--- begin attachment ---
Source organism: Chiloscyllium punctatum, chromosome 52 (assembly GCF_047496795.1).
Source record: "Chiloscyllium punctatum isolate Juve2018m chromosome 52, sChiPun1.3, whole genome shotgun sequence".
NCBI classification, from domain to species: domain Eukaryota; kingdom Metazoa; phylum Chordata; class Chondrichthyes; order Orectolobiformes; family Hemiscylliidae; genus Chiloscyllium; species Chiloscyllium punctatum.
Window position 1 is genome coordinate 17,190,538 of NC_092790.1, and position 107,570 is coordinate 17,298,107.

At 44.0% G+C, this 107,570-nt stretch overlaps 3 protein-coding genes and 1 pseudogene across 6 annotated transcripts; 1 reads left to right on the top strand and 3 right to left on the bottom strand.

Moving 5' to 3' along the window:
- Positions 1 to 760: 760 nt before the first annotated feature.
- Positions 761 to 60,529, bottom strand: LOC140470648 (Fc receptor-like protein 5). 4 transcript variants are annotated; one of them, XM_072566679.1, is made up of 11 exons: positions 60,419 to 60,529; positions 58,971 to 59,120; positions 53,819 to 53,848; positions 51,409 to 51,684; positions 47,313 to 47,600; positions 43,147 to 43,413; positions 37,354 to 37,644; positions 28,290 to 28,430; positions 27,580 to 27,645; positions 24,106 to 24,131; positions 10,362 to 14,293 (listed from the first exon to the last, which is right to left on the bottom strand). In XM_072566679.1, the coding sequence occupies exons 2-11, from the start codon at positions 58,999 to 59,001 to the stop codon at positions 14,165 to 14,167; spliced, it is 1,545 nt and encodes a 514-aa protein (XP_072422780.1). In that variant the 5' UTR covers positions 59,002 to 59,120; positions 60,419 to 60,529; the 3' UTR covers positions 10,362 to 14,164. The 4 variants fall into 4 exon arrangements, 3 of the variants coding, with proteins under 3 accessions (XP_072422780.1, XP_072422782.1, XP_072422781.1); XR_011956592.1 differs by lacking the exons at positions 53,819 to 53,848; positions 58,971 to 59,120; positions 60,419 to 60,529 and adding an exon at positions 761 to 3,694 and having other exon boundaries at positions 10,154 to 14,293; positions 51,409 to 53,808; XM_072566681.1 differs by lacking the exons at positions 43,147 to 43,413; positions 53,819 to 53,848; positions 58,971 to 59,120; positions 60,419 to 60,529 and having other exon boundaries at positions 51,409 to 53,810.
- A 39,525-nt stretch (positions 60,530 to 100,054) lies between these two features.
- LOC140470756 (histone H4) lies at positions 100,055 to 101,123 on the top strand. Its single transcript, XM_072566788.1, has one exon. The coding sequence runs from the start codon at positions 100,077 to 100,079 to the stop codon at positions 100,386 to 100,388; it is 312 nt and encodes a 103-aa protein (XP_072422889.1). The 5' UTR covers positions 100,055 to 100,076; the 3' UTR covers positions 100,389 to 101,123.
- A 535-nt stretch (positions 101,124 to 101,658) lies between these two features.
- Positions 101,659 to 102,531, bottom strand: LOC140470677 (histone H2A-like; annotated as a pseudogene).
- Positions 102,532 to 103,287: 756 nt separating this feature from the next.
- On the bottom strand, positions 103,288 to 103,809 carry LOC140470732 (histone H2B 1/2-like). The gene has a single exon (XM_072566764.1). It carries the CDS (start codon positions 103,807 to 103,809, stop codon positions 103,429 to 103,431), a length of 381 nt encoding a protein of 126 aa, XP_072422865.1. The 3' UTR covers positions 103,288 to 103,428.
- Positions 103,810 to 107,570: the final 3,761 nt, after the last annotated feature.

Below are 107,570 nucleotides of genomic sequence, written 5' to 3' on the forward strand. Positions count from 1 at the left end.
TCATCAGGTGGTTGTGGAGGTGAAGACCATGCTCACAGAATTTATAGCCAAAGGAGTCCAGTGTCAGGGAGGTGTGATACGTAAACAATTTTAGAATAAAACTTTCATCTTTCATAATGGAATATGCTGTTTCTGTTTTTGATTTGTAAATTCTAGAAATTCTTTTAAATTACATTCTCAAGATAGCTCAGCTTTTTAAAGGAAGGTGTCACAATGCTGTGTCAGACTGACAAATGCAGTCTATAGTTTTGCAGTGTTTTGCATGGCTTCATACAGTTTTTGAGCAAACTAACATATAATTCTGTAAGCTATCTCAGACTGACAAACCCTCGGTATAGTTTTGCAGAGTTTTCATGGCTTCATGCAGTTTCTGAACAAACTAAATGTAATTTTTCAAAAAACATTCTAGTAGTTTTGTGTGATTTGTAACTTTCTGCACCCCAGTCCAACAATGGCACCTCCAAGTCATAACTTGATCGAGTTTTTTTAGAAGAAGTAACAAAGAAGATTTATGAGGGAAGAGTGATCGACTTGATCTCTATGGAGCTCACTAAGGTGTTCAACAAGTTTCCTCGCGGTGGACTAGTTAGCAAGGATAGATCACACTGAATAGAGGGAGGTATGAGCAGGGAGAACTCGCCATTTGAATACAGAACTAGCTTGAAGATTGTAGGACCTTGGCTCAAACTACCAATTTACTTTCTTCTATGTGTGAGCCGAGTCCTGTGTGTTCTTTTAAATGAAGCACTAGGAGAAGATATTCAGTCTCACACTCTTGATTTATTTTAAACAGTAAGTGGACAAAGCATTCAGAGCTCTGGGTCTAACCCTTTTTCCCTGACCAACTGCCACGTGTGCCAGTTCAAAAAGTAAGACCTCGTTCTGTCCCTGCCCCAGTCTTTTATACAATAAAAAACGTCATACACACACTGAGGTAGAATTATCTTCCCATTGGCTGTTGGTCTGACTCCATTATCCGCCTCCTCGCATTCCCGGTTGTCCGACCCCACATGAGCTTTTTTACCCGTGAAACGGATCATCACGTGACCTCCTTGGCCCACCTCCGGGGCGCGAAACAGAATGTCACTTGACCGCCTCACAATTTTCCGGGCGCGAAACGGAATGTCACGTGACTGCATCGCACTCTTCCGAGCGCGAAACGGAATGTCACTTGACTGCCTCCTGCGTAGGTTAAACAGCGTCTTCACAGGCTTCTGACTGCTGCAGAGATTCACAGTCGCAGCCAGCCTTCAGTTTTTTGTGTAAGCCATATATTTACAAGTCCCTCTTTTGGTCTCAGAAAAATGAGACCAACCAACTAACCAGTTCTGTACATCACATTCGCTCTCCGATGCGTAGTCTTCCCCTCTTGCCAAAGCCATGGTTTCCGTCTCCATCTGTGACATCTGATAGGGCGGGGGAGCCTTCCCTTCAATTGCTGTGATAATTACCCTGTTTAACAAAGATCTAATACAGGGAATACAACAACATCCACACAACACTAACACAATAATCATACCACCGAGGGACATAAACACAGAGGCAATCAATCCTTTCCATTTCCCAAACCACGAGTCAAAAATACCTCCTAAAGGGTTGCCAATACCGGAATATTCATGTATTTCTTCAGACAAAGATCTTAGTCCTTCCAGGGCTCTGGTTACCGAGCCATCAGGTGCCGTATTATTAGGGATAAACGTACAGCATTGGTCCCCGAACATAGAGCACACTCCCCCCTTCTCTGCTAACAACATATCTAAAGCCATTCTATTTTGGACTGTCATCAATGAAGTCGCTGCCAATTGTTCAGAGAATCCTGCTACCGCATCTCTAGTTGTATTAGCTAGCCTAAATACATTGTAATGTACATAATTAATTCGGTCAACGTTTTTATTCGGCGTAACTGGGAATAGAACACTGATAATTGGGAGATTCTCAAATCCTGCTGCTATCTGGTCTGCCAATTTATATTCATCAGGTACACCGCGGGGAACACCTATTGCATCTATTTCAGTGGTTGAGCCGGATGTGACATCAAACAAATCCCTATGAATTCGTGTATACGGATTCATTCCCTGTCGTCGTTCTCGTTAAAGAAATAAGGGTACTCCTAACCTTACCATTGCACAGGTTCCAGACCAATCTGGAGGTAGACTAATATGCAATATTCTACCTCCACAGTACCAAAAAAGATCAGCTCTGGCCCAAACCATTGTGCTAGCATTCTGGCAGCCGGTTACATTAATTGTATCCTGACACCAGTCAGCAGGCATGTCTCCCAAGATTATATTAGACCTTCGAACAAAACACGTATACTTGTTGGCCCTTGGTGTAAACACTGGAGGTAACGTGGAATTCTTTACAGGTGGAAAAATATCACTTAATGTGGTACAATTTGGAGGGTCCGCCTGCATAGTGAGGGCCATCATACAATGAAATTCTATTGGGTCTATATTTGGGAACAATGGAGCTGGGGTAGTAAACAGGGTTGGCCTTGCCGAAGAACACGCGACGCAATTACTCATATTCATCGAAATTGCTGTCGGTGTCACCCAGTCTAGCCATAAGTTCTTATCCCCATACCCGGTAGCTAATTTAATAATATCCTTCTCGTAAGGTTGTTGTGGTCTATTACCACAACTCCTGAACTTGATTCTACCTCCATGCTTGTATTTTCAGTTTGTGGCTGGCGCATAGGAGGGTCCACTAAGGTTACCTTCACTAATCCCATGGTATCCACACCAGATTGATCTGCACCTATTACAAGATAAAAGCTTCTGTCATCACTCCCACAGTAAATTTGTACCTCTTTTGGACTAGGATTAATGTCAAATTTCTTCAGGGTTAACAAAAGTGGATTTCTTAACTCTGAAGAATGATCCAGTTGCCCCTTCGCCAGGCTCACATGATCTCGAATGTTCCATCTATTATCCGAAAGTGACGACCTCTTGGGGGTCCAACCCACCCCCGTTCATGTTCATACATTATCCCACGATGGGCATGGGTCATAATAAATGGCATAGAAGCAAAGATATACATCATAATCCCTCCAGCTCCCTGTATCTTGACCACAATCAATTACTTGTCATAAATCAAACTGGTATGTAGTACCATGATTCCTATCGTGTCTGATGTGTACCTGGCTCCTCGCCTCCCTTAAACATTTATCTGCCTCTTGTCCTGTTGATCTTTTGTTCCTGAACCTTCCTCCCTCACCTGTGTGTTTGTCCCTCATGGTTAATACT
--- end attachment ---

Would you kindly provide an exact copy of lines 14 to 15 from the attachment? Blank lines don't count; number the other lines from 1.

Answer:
- On the bottom strand, positions 103,288 to 103,809 carry LOC140470732 (histone H2B 1/2-like). The gene has a single exon (XM_072566764.1). It carries the CDS (start codon positions 103,807 to 103,809, stop codon positions 103,429 to 103,431), a length of 381 nt encoding a protein of 126 aa, XP_072422865.1. The 3' UTR covers positions 103,288 to 103,428.
- Positions 103,810 to 107,570: the final 3,761 nt, after the last annotated feature.